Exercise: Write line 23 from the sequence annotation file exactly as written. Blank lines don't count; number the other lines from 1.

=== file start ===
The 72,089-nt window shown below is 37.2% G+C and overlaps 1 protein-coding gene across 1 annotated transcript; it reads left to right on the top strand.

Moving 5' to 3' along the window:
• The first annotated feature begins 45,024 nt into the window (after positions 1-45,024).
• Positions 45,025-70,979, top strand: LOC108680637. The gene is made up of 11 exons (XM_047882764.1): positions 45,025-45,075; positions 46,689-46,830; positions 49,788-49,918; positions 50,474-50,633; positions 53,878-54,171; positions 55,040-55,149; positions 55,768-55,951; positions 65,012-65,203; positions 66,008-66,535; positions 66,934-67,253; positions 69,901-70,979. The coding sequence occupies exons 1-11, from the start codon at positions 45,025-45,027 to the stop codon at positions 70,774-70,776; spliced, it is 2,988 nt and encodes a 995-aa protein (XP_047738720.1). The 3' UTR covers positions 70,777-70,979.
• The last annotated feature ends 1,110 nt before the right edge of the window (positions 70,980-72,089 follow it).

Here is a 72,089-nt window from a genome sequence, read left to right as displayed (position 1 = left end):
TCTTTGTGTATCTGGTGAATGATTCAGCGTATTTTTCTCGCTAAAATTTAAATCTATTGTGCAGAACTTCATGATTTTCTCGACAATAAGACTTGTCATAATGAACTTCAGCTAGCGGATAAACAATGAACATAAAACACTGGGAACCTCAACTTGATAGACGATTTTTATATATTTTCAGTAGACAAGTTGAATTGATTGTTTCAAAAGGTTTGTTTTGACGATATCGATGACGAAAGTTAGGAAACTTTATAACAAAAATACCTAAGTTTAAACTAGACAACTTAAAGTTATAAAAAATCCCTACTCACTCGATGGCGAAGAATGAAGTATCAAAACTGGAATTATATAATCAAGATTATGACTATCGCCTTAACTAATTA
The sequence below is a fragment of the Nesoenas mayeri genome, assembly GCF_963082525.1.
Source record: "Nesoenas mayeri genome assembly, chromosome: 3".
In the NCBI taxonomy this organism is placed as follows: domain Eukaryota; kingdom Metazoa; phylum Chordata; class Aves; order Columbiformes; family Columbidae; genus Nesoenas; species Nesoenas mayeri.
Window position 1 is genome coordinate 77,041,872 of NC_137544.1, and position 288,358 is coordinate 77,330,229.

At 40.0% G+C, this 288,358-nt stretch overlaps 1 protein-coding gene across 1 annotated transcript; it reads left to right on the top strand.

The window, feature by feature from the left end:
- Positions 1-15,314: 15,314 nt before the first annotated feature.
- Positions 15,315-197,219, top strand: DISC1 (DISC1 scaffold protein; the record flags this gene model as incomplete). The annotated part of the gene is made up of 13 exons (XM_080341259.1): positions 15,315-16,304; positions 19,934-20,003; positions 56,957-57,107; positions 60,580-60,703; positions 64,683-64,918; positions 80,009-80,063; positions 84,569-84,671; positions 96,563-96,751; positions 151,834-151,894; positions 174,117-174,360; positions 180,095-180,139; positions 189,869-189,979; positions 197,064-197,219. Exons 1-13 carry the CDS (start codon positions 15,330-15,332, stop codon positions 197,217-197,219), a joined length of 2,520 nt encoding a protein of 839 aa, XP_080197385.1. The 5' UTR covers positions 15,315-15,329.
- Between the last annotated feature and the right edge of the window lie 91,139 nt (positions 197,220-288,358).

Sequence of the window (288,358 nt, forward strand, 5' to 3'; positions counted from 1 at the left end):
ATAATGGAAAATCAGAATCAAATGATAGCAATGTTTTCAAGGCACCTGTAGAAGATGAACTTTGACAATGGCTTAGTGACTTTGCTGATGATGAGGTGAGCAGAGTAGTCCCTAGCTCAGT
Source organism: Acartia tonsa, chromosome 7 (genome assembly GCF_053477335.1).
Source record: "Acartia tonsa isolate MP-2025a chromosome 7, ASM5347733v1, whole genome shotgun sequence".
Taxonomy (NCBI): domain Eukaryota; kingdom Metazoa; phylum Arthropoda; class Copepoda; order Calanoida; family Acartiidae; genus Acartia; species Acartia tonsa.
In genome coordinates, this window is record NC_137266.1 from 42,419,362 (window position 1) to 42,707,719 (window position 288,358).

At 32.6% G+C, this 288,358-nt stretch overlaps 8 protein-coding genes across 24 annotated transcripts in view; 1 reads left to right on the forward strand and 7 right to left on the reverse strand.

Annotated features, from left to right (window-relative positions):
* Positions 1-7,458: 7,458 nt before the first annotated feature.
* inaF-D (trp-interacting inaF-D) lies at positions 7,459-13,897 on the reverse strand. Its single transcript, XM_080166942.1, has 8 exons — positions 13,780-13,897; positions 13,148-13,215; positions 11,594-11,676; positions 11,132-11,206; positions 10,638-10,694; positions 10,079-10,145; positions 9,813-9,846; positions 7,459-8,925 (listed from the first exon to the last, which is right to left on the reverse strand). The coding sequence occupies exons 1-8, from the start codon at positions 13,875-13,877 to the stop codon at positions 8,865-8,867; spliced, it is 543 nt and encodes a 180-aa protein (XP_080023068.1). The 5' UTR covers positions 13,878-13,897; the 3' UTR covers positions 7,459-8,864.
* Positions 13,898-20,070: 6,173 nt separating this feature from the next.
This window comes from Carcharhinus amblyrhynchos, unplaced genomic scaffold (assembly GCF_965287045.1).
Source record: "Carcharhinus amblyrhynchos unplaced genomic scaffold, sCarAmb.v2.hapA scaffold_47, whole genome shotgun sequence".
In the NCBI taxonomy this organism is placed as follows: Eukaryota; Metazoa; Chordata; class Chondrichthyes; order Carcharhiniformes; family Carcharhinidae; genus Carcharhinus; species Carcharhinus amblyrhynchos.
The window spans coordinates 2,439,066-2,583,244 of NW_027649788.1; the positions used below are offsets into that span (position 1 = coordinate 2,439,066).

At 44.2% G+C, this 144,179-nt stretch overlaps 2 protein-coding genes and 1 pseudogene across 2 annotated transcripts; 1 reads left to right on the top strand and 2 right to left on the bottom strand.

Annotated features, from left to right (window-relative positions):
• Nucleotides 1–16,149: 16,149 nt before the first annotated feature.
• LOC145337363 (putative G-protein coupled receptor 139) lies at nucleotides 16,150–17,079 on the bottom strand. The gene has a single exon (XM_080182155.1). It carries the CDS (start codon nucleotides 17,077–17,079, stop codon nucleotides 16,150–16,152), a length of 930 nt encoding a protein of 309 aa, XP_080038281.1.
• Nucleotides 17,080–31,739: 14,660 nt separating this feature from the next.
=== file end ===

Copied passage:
At 32.6% G+C, this 288,358-nt stretch overlaps 8 protein-coding genes across 24 annotated transcripts in view; 1 reads left to right on the forward strand and 7 right to left on the reverse strand.